SARS-CoV-2 has infected over ∼165 million people worldwide causing Acute Respiratory Distress Syndrome (ARDS) and has killed ∼3.4 million people. Artificial Intelligence (AI) has shown to benefit in the biomedical image such as X-ray/Computed Tomography in diagnosis of ARDS, but there are limited AI-based systematic reviews (aiSR). The purpose of this study is to understand the Risk-of-Bias (RoB) in a non-randomized AI trial for handling ARDS using novel AtheroPoint-AI-Bias (AP(ai)Bias). Our hypothesis for acceptance of a study to be in low RoB must have a mean score of 80% in a study. Using the PRISMA model, 42 best AI studies were analyzed to understand the RoB. Using the AP(ai)Bias paradigm, the top 19 studies were then chosen using the raw-cutoff of 1.9. This was obtained using the intersection of the cumulative plot of 'mean score vs. study' and score distribution. Finally, these studies were benchmarked against ROBINS-I and PROBAST paradigm. Our observation showed that AP(ai)Bias, ROBINS-I, and PROBAST had only 32%, 16%, and 26% studies, respectively in low-moderate RoB (cutoff>2.5), however none of them met the RoB hypothesis. Further, the aiSR analysis recommends six primary and six secondary recommendations for the non-randomized AI for ARDS. The primary recommendations for improvement in AI-based ARDS design inclusive of (i) comorbidity, (ii) inter-and intra-observer variability studies, (iii) large data size, (iv) clinical validation, (v) granularity of COVID-19 risk, and (vi) cross-modality scientific validation. The AI is an important component for diagnosis of ARDS and the recommendations must be followed to lower the RoB.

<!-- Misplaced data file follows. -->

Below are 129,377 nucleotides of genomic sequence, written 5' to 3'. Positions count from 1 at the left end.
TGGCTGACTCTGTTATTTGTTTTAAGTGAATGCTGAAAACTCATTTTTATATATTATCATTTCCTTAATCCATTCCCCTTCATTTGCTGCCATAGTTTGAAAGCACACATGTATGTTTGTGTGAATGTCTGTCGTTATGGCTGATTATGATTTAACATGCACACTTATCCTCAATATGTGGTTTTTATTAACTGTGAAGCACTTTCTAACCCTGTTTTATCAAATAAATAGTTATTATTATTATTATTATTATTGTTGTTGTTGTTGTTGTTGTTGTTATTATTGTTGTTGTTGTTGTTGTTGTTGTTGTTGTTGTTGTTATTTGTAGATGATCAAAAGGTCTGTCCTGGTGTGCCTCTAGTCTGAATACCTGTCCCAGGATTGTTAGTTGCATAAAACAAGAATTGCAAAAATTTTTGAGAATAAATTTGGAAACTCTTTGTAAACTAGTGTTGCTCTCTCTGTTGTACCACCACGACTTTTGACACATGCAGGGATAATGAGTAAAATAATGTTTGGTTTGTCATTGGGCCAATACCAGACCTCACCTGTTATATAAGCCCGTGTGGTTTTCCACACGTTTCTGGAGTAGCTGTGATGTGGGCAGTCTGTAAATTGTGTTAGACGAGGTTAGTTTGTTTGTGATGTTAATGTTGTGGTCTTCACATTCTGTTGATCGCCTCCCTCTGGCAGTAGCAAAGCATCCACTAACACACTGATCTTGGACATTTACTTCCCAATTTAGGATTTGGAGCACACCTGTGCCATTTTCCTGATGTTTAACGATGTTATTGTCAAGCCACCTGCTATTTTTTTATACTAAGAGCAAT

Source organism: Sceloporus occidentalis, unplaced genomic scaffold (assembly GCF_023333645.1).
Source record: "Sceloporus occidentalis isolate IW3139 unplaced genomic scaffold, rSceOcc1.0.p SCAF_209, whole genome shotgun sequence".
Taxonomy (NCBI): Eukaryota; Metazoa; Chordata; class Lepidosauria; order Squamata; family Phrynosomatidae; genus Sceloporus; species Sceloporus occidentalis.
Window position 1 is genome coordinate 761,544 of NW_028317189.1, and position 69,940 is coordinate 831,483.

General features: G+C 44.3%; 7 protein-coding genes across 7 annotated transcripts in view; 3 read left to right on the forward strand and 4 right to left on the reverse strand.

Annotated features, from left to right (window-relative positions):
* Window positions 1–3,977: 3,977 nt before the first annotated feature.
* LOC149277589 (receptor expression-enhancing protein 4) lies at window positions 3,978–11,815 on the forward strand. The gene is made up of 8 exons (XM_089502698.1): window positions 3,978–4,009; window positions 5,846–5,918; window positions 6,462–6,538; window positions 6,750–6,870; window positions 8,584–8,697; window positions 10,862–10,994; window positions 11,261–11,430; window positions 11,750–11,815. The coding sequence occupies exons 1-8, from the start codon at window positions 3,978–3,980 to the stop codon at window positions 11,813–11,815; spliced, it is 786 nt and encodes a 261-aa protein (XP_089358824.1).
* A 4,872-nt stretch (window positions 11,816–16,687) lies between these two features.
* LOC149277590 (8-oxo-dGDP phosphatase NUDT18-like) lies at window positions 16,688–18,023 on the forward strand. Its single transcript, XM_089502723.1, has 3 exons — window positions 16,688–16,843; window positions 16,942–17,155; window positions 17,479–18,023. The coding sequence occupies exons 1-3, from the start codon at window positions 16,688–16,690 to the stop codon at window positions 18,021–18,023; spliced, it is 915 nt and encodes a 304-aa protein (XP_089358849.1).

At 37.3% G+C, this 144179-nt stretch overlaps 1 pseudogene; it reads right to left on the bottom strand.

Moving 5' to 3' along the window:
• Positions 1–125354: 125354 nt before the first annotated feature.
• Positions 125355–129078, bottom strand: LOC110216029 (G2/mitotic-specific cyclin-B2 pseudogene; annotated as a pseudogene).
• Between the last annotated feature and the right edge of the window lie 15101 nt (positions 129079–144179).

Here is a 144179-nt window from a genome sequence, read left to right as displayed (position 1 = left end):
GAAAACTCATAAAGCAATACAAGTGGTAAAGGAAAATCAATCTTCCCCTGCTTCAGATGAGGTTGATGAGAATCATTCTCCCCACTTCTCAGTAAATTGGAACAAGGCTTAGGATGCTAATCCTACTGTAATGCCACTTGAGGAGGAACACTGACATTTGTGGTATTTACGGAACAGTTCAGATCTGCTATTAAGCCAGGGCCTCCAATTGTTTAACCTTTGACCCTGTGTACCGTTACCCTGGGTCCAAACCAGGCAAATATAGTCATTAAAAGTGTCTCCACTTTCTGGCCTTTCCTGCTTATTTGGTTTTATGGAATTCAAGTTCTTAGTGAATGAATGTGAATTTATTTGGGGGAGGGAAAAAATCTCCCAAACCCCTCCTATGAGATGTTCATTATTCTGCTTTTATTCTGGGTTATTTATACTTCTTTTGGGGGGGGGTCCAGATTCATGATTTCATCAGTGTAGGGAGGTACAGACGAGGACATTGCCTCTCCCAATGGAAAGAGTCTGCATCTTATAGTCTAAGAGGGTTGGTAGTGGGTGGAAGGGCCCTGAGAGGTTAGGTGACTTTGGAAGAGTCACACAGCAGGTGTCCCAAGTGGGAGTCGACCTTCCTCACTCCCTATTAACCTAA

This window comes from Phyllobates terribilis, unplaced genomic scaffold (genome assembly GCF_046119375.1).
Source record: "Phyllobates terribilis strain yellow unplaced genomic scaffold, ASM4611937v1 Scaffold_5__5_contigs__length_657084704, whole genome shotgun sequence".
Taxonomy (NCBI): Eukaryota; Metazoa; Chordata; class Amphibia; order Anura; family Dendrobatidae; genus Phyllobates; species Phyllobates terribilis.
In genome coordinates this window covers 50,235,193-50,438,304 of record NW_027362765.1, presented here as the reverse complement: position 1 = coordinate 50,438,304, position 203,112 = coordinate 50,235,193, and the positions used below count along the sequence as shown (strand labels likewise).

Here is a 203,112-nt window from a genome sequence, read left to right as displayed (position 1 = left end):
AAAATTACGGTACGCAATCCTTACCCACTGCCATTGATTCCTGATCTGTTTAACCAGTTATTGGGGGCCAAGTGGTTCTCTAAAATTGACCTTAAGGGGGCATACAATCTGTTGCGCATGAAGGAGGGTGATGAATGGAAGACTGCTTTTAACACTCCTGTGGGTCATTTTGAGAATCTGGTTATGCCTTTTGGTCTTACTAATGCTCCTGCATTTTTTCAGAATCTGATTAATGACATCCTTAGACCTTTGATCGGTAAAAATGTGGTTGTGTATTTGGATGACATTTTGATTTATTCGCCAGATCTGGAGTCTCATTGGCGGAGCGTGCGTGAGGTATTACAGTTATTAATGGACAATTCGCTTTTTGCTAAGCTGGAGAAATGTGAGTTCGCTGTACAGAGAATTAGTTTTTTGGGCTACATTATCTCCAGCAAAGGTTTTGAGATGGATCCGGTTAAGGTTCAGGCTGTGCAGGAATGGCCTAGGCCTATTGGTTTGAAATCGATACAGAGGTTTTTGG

ASJC Scopus subject areas
- Computer Science Applications
- Health Informatics
- Electrical and Electronic Engineering
- Health Information Management